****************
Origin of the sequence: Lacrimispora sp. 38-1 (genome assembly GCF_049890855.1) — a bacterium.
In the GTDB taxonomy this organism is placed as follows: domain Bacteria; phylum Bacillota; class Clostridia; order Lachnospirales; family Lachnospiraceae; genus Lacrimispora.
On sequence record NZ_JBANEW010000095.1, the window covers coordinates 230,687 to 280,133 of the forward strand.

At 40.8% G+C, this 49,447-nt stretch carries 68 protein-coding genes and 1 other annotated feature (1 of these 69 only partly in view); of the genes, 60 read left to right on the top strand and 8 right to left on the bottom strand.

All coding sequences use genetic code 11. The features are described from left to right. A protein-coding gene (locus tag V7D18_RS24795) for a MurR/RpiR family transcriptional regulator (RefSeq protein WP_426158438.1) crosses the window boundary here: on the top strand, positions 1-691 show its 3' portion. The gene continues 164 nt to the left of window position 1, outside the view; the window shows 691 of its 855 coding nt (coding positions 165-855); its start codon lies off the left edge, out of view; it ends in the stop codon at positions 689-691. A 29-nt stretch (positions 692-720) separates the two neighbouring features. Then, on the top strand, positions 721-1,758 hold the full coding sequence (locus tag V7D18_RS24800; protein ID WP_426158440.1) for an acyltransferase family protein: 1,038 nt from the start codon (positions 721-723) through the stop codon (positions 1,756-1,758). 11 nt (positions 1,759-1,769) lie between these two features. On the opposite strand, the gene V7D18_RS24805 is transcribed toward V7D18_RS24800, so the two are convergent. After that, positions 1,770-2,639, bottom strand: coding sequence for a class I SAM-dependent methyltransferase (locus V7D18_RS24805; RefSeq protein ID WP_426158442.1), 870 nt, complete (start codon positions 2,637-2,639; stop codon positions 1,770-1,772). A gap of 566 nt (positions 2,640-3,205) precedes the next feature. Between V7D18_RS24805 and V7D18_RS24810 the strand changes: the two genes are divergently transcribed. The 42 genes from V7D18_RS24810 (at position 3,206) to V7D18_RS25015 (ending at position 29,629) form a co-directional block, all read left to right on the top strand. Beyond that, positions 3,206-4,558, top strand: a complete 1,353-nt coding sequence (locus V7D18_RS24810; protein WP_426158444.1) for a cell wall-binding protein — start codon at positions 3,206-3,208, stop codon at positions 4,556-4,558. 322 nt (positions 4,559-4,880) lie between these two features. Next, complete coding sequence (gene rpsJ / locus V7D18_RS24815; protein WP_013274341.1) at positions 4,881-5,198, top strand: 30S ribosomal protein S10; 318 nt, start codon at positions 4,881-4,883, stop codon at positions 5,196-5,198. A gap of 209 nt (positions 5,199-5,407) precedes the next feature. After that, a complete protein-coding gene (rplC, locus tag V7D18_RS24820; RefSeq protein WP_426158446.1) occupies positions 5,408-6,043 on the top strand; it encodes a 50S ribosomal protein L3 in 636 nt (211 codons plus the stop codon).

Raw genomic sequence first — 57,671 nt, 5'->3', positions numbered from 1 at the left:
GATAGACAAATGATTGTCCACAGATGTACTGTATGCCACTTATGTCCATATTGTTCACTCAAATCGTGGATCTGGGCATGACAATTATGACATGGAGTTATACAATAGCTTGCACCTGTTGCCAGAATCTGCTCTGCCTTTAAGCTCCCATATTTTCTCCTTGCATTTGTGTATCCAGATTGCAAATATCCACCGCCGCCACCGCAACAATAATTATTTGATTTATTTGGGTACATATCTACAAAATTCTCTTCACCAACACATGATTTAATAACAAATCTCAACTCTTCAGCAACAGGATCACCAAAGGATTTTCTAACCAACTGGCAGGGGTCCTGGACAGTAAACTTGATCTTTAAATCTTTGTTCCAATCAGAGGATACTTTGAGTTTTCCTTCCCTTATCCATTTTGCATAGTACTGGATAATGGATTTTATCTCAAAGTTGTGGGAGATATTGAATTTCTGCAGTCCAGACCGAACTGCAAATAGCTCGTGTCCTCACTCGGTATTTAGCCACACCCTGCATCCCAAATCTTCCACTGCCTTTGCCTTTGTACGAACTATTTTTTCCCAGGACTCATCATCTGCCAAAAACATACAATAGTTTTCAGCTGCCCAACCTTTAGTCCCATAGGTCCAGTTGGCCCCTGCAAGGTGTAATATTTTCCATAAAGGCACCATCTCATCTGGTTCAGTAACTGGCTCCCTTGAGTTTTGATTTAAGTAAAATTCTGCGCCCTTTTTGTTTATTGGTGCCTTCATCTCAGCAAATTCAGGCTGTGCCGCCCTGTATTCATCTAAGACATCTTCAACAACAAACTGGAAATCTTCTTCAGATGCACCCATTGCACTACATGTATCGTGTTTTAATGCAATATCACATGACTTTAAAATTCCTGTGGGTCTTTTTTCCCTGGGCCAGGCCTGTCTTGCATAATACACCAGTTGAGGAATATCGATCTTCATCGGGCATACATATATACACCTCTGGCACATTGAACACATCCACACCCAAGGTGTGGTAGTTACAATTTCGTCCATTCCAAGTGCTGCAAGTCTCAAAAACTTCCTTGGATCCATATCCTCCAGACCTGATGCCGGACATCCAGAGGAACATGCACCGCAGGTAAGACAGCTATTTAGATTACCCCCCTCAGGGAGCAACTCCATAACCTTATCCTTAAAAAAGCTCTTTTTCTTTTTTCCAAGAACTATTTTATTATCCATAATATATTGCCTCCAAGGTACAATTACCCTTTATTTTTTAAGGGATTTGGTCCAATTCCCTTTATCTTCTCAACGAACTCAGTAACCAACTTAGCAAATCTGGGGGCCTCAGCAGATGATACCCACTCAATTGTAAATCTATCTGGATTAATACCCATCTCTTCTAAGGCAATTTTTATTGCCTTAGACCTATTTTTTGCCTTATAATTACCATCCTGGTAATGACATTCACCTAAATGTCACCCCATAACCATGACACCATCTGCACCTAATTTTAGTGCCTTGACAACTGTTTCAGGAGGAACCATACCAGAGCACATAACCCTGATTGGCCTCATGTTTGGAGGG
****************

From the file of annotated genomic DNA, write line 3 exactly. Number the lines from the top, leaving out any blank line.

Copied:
On sequence record NZ_JBANEW010000095.1, the window covers coordinates 230,687 to 280,133 of the forward strand.